On the other hand, electronic ignition systems require little power to work. Some electronic ignition systems still use a pilot flame to ignite the gas burners, but the ignition only needs to turn on and use power for a short time before it shuts off. This is one of the reasons newer furnaces have higher energy efficiency ratings than older furnace types.

Many Wasilla homes may have a furnace that still uses a pilot light. If this is the case, we recommend considering having a new furnace installed—and not just because of the pilot light. Chances are the furnace is probably getting up in years and it’s about time to replace it. We generally recommend looking into a furnace replacement every 15-20 years.

Considering replacing your furnace? Check out our Comfort Club Membership for special offers throughout the year.

How Has Furnace Technology Changed?

Since the days of the wood stove, the furnace has been central to keeping a home comfortable and livable. Things are certainly a lot more advanced now than they were when furnace technology got started. One thing remains the same, though: you burn fuel to make heat then get a big blower to move it around your duct system. The differences lie in what kind of energy is used to create the heat, how much heat is produced, and how it’s distributed throughout your house.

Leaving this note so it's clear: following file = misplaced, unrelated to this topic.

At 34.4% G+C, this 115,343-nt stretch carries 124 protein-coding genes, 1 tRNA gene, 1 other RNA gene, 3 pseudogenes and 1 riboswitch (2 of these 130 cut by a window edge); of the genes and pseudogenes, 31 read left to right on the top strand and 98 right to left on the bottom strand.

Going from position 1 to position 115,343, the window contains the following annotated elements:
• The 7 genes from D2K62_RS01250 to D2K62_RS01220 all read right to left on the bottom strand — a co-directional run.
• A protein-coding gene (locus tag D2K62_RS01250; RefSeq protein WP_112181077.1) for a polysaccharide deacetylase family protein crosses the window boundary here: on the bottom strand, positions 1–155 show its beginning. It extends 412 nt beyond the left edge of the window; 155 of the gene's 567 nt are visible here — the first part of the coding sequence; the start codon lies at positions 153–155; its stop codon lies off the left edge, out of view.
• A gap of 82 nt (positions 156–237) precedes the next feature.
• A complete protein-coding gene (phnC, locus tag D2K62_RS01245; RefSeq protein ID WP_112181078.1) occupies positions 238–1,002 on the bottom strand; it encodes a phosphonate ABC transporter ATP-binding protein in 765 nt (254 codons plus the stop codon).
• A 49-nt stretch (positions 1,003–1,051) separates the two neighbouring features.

When you think of the term “furnace” you probably think of the system running on natural gas. This isn’t always the case. We’ve run through the four types of fuel systems below to help you familiarize yourself with the different fuel source options.

Natural Gas

Gas furnaces are the most common type of fueling system across southcentral Alaska. Gas furnaces, particularly the newer models, are high efficiency so they can save you money on your heating bills. They’re also quiet and fast in addition to their fuel efficiency.

Electric

If you don’t opt for a natural gas furnace, it’s more than likely that you’ll get an electric furnace for your home. Truth be told, electric furnaces aren’t always best for our cold Alaskan weather. Generating heat through the process of electricity is a labor-intensive process that ends up costing more money.

Oil

Oil furnaces are some of the least common. Oil furnaces require heating oil to operate, which gets delivered to your home from a local company on a routine basis. If you’re one of the few homeowners who still run their furnace on oil, we would encourage you to switch to a furnace that’s easier on the earth and easier on your wallet.

Propane